• Some protesters managed to breach a temporary fence near the White House and cowardly Trump is reportedly scuttled back into his underground White House bunker by Secret Service;
  • Also, Trump claims to now be pulling the August Republican National Convention out of Charlotte, North Carolina because the state's Governor won't let him create a shoulder-to-shoulder viral super-spreader event out of it. We'll see if President Bluffer keeps that threat (he usually backs away from most), and we'll see how it may harm his odds of winning the very closely divided Tar Heel State this November. He really needs it to go "red" again if he wants a chance at re-election;
  • And, oh yeah, all of this as primary elections were held in about a dozen states and D.C. amid protests, curfews and a pandemic that continues and has, so far, killed more than 105,000 Americans in just the past 90 days.

    Unofficial results from Tuesday are slower than usual in coming in, due to the expansion of absentee voting in most states to help keep Americans safe during the pandemic. Lines to vote in-person were also much longer than usual in many places, due to the consolidation of polling places, also thanks to the coronavirus. That resulted in many forced to wait in very long lines, sometimes for hours after curfews around the country. But there was some noteworthy news in the few results we do have.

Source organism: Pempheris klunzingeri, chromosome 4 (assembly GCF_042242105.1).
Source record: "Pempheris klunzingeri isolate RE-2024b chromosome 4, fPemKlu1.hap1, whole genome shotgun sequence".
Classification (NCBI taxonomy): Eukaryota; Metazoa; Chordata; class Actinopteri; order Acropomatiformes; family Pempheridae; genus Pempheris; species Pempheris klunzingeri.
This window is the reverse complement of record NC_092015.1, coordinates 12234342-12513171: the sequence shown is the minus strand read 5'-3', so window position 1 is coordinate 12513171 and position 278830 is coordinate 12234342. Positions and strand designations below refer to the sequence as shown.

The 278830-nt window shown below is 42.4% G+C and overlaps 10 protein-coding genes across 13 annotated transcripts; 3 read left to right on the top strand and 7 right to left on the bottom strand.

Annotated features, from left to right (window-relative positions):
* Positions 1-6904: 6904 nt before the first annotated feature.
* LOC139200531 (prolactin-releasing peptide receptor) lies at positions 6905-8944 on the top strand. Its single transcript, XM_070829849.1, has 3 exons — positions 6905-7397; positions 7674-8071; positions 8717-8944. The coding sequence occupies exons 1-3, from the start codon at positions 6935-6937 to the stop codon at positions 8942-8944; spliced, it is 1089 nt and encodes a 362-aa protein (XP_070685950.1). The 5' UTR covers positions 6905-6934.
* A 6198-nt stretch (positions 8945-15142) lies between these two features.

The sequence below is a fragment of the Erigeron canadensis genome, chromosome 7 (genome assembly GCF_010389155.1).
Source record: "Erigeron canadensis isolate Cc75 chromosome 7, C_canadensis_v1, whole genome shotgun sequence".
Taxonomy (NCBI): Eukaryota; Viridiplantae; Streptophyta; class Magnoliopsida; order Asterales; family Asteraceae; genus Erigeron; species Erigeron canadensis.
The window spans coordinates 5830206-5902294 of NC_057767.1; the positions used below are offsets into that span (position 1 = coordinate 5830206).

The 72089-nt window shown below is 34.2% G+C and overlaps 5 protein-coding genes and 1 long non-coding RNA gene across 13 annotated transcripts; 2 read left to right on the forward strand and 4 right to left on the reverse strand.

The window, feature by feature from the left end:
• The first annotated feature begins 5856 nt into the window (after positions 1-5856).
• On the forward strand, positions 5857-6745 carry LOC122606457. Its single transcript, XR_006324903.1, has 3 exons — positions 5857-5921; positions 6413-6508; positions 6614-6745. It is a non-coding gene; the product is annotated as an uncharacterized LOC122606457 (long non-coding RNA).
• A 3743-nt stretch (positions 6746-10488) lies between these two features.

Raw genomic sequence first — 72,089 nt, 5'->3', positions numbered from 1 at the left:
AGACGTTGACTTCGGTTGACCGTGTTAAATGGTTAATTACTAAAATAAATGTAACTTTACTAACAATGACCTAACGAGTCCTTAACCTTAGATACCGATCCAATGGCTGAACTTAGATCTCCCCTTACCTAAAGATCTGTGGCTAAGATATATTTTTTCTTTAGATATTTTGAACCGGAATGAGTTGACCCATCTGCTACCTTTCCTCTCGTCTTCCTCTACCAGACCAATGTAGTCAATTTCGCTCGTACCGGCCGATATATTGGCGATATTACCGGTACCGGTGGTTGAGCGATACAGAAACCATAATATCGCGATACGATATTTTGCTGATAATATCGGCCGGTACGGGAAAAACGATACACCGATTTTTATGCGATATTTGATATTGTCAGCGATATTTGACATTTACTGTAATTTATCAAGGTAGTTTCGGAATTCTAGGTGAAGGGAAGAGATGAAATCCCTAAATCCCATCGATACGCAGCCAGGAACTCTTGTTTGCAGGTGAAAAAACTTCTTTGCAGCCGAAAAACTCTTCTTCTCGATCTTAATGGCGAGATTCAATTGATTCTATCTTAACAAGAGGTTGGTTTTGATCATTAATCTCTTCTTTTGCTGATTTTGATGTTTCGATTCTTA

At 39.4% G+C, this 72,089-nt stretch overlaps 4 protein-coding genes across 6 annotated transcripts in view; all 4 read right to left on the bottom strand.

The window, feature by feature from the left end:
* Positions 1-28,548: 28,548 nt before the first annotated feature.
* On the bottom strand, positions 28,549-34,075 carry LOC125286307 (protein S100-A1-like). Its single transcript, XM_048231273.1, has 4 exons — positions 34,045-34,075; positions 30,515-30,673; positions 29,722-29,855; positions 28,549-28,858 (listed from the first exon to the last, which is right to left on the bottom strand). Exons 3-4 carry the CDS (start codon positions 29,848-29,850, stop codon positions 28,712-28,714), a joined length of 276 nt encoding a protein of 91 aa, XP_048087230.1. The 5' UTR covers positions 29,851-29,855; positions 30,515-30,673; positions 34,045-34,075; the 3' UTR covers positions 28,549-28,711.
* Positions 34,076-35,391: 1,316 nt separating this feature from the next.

Of course Joe Biden continues his march toward the required number of delegates to formally win the Democratic Presidential nomination. But, of more note on Tuesday...

    • Ferguson, Missouri --- where the killing of a young African-American man by a white cop sparked national protests six year ago --- elected Ella Jones as the city's first woman and first African-American Mayor!
    • Nine-term white supremacist Republican Congressman Steve King was defeated in the GOP primary in Iowa's 4th Congressional District by another rightwinger who will go on to face progressive Democrat J.D. Scholten (a guest on this show just a few weeks ago) in November.
    • Republican Congressman Greg Gianforte, who beat up a journalist (and tried to lie about it) the night before winning his first term in Congress three years ago, won the GOP nomination for Governor in Montana. He will now run against the state's Democratic Lt. Governor Mike Cooney to fill the seat being vacated by the popular term-limited Democratic Governor Steve Bullock in a state which Trump won by 20 points in 2016. That year, however, Bullock won his second term as Governor on the same ballot, and on Tuesday he secured the Democratic nomination to take on incumbent Republican Sen. Steve Daines, who could very well be in trouble this year.

    We're joined today by progressive Congressional campaign expert and advocate HOWIE KLEIN of the "Down With Tyranny" blog and the BlueAmericaPAC to discuss all of the above and much more, including a number of other progressive wins (some a surprise) and losses (not as surprising) on Tuesday.

    Klein also handicaps a few upcoming races and offers what he regards as some "exciting" contests next week in Georgia which, with West Virginia, will be holding their own primary elections on June 9th. If you can keep up with everything that happened on today's show, much less today overall, you win a prize. Other than that, color me breathless...again...